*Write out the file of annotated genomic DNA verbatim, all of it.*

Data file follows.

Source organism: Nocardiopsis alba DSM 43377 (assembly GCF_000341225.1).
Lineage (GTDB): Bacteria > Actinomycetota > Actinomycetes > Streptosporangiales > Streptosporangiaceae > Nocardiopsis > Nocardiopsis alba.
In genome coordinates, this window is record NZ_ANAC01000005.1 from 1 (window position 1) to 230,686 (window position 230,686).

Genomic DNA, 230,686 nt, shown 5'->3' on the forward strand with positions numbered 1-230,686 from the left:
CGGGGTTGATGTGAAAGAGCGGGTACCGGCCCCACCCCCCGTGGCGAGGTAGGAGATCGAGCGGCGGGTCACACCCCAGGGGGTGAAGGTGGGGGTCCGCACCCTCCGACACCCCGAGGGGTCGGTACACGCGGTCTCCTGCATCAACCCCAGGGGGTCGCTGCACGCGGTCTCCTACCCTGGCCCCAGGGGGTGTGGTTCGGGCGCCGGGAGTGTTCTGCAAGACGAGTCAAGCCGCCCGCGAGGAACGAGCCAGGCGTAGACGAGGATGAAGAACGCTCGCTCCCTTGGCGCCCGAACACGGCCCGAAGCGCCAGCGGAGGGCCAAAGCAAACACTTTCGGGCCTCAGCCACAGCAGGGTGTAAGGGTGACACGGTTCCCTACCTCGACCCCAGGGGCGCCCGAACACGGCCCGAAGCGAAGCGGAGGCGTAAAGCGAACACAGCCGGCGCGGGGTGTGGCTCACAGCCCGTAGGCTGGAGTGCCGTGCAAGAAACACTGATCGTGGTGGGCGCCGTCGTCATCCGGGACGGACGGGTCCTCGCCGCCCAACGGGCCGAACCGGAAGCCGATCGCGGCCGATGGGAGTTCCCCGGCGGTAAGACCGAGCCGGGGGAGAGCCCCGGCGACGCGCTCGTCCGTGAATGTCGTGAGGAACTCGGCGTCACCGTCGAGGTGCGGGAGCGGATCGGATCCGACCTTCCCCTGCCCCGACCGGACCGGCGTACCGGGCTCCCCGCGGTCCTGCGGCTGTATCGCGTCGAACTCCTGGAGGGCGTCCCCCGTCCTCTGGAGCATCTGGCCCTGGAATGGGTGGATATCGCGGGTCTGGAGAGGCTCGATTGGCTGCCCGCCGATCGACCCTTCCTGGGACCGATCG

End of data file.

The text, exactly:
Source organism: Nocardiopsis alba DSM 43377 (assembly GCF_000341225.1).
Lineage (GTDB): Bacteria > Actinomycetota > Actinomycetes > Streptosporangiales > Streptosporangiaceae > Nocardiopsis > Nocardiopsis alba.
In genome coordinates, this window is record NZ_ANAC01000005.1 from 1 (window position 1) to 230,686 (window position 230,686).

Genomic DNA, 230,686 nt, shown 5'->3' on the forward strand with positions numbered 1-230,686 from the left:
CGGGGTTGATGTGAAAGAGCGGGTACCGGCCCCACCCCCCGTGGCGAGGTAGGAGATCGAGCGGCGGGTCACACCCCAGGGGGTGAAGGTGGGGGTCCGCACCCTCCGACACCCCGAGGGGTCGGTACACGCGGTCTCCTGCATCAACCCCAGGGGGTCGCTGCACGCGGTCTCCTACCCTGGCCCCAGGGGGTGTGGTTCGGGCGCCGGGAGTGTTCTGCAAGACGAGTCAAGCCGCCCGCGAGGAACGAGCCAGGCGTAGACGAGGATGAAGAACGCTCGCTCCCTTGGCGCCCGAACACGGCCCGAAGCGCCAGCGGAGGGCCAAAGCAAACACTTTCGGGCCTCAGCCACAGCAGGGTGTAAGGGTGACACGGTTCCCTACCTCGACCCCAGGGGCGCCCGAACACGGCCCGAAGCGAAGCGGAGGCGTAAAGCGAACACAGCCGGCGCGGGGTGTGGCTCACAGCCCGTAGGCTGGAGTGCCGTGCAAGAAACACTGATCGTGGTGGGCGCCGTCGTCATCCGGGACGGACGGGTCCTCGCCGCCCAACGGGCCGAACCGGAAGCCGATCGCGGCCGATGGGAGTTCCCCGGCGGTAAGACCGAGCCGGGGGAGAGCCCCGGCGACGCGCTCGTCCGTGAATGTCGTGAGGAACTCGGCGTCACCGTCGAGGTGCGGGAGCGGATCGGATCCGACCTTCCCCTGCCCCGACCGGACCGGCGTACCGGGCTCCCCGCGGTCCTGCGGCTGTATCGCGTCGAACTCCTGGAGGGCGTCCCCCGTCCTCTGGAGCATCTGGCCCTGGAATGGGTGGATATCGCGGGTCTGGAGAGGCTCGATTGGCTGCCCGCCGATCGACCCTTCCTGGGACCGATCG